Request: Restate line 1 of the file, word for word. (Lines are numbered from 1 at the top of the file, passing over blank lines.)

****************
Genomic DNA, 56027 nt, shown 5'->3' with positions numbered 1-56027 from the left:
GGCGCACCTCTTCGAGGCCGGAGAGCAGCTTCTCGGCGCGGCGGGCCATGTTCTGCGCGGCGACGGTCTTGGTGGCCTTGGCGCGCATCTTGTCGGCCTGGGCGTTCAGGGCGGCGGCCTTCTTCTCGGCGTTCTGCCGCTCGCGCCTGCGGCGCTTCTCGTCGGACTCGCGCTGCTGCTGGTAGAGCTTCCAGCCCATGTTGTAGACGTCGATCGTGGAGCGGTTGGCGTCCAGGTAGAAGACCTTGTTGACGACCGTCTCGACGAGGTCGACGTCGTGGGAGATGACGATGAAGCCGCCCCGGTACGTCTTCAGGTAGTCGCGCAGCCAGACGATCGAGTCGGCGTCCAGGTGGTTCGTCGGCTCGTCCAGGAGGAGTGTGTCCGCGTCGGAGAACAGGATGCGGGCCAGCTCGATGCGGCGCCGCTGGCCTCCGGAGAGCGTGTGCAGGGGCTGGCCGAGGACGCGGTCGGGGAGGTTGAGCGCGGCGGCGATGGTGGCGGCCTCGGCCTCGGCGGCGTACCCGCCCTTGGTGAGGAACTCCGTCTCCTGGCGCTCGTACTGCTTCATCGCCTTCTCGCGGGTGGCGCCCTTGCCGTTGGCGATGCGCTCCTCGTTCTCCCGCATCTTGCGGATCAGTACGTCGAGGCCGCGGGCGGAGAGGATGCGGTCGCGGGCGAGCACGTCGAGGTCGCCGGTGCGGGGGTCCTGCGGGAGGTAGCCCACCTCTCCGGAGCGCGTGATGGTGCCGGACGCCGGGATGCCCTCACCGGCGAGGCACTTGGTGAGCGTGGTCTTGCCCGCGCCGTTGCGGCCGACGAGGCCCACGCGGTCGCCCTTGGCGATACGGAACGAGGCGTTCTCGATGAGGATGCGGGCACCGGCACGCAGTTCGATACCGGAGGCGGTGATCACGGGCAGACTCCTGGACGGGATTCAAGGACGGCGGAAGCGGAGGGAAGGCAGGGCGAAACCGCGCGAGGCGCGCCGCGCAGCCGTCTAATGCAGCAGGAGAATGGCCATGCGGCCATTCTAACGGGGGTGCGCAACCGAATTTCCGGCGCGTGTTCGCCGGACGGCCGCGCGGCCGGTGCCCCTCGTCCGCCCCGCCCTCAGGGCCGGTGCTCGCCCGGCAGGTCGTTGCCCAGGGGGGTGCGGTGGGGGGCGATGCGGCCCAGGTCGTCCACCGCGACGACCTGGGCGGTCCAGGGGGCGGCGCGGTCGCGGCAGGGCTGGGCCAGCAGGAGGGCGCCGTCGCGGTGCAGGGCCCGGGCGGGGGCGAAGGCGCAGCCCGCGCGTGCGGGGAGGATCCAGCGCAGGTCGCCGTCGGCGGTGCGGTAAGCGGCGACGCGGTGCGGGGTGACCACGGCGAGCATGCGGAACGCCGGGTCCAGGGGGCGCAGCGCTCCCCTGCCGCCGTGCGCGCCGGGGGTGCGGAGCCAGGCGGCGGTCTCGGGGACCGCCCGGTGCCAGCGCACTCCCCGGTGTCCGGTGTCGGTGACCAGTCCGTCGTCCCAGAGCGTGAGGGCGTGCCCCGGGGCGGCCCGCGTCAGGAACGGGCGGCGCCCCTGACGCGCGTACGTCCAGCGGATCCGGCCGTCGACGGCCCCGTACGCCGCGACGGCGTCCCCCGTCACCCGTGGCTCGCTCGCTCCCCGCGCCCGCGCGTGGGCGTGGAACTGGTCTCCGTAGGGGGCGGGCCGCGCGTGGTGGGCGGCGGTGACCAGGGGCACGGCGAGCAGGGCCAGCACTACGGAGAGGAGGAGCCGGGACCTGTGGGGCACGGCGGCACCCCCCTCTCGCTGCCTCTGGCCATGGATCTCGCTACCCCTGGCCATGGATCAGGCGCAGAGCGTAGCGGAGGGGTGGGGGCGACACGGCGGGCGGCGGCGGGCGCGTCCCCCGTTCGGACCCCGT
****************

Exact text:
Genomic DNA, 56027 nt, shown 5'->3' with positions numbered 1-56027 from the left: